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Lancman’s journey to OC proved beneficial to tennis program, herself

Gabriela Lancman was Oklahoma Christian's first four-time NAIA All-America selection in women's tennis.
Gabriela Lancman was Oklahoma Christian's first four-time NAIA All-America selection in women's tennis.

By Murray Evans
OKLAHOMA CITY (Feb. 6, 2013) – Gabriela Lancman was a standout tennis player in Argentina who faced a choice in the late 1990s – continue playing the sport she loved or go to college.

Then she found out she could do both in the United States. One thing led to another and she ended up accepting a scholarship offer from Oklahoma Christian. That decision dramatically changed both her life and the OC women’s tennis program in a positive, long-term way.

Lancman, through her connections at OC, landed a job in the financial industry in Florida and now has a position that allows her to often travel to Central and South America. Meanwhile, OC’s women’s tennis program, which was in its development stages when Lancman arrived in 1998, has grown into one of the best small-college programs in the sport.

Lancman will be honored along with five other former OC standouts on Friday at the annual OC Athletic Hall of Fame banquet. She will be the first women’s tennis player inducted into the OC Athletic Hall.

“Gabriela was a real find,” said Stan Green, who’s now retired as OC’s sports information director but who helped publicize Lancman during her playing career. “In tennis, you’ve got to grow up taking lessons to be a high-caliber player. It’s not something you can pick up at 20 years old.

“She was a diligent student, tuned in on her schoolwork. She was a high achiever. That was her trademark. She worked hard at everything she did.”

Lancman took a risk by coming to Oklahoma Christian. She didn’t understand English well and considered waiting a few months to start college in the U.S. and attending another university. But OC coach Kris Miller convinced her to try to come to Oklahoma for the fall semester, so Lancman went through two weeks of intensive study so she could pass a necessary English exam.

She passed, enrolled at OC and immediately began making an impact, both in the classroom and on the tennis court.

Miller took over the women’s tennis program in 1997 and the Lady Eagles went 7-8. Miller brought in several international recruits, including Lancman, Luca Somorjai and Michaela Kratochilova, in an attempt to kick-start the program and the strategy worked.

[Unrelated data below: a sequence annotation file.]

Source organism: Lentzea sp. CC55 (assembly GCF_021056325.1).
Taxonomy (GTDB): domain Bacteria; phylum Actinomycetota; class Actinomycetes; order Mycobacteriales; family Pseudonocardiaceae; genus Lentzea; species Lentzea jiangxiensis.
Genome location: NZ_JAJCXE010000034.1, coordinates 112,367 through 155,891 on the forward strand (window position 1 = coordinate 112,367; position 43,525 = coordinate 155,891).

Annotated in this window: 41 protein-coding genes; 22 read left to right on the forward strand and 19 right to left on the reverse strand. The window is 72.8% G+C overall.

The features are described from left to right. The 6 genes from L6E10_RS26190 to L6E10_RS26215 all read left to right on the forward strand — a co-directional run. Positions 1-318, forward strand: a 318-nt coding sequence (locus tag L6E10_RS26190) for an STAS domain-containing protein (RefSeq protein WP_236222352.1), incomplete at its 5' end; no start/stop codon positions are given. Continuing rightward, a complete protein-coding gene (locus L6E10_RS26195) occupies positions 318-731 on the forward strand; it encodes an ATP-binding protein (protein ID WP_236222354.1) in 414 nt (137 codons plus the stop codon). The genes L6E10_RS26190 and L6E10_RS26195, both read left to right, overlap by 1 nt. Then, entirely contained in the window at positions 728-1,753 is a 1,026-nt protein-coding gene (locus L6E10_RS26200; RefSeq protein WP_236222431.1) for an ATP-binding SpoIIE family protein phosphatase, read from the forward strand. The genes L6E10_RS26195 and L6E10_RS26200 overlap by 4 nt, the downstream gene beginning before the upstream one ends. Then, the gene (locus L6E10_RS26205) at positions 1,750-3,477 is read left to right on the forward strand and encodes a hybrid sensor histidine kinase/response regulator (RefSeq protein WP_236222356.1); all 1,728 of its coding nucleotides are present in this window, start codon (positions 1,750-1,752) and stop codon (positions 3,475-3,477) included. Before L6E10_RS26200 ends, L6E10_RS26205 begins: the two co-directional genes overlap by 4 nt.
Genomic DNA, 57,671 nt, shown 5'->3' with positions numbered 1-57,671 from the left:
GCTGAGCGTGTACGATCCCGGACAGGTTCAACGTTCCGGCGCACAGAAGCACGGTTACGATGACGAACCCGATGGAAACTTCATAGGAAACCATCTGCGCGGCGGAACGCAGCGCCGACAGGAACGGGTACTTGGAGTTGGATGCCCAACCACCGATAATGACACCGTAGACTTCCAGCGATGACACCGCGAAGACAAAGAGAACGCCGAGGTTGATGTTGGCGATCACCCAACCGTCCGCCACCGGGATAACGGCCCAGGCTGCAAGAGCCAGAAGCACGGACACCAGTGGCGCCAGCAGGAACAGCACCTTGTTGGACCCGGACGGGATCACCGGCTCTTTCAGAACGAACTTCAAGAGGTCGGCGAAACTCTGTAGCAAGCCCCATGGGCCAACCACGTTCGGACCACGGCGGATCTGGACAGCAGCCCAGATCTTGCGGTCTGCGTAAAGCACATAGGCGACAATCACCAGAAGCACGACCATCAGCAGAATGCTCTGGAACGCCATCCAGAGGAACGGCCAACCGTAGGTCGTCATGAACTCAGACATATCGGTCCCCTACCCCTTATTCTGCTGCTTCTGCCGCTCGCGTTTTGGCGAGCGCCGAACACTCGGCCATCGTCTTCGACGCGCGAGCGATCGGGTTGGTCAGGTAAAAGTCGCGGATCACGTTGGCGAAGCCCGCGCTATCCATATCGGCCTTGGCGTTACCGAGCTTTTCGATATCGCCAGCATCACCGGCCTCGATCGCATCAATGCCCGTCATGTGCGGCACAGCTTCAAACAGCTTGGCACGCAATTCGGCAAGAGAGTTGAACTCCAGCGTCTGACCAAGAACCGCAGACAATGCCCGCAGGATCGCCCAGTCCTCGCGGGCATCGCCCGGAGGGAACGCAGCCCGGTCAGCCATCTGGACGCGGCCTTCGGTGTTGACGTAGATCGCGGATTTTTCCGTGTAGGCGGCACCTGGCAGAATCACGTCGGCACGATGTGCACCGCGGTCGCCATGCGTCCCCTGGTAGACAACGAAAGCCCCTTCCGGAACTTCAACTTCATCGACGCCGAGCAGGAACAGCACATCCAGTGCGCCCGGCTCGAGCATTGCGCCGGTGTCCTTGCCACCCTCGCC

Lancman and Somorjai were named as first-team NAIA All-Americans in 1998 while Miller received Intercollegiate Tennis Association NAIA women’s coach of the year honors. Lancman went on to receive first-team All-America honors again in 1999 and 2000 and was a second-team selection in 2001, making her OC’s first four-time women’s tennis All-American.

During those four seasons, the Lady Eagles went 69-19 and made their first two NAIA tournament appearances, in 2000 and 2001.

“She outlasted you,” Green said. “She would volley you to death. She never gave up on a play because she figured if you could hit it back, so could she. She just wore people out because she was such a steady player. She was a very tenacious athlete. She had a real drive to win. … She was going to persevere until she won.”

Lancman also was an outstanding student, becoming a rare three-time NAIA Scholar-Athlete and becoming the first Academic All-American in OC women’s tennis history. She made the third-team Academic All-America list in 2000 and was a first-team selection in 2001.

She also received the ITA’s Tennis Magazine/Arthur Ashe Award for Sportsmanship and Leadership as a senior in 2001.

“I was always very good in school,” Lancman said. “When I went to Oklahoma, I had already studied at a university (in Argentina). I was able to transfer a couple of subjects. Initially, it was hard at OC in English. But I like to do my best, so I took advantage of the support the professors at OC give you. I was able to manage the time between tennis and school.”

Lancman, a marketing major, took pride in her academic work.

“One professor wanted to give me a special assignment because he knew I could do more than other students,” she said. “That time was special. I also gave of myself to them. They knew how hard I studied. I was in the business school and went to a competition with the business team. That was a good experience, apart from tennis.”

As Lancman looked for a job after her graduation, an OC connection proved fruitful. Green’s son worked with a financial services company in Florida and offered her a job. She worked for that company for almost five years before taking her current position with Temenos USA in 2006, where she is part of the company’s professional services department, which implements banking solutions in financial institutions. She is based in Miami.

She still keeps in touch with Green and his wife, Betty – OC’s former athletic department administrative assistant – and with Bobbie Walker, who works in OC’s registrar’s office. Walker and the Greens will sit at Lancman’s table during Friday’s banquet.

“Bobbie was so nice to me,” Lancman said. “She was like a mom for me at OC. She fed me and was always very sweet. My mom was so happy when she came to visit and saw the way people treated me. She was so happy. I am happy I made the decision to come to OC.”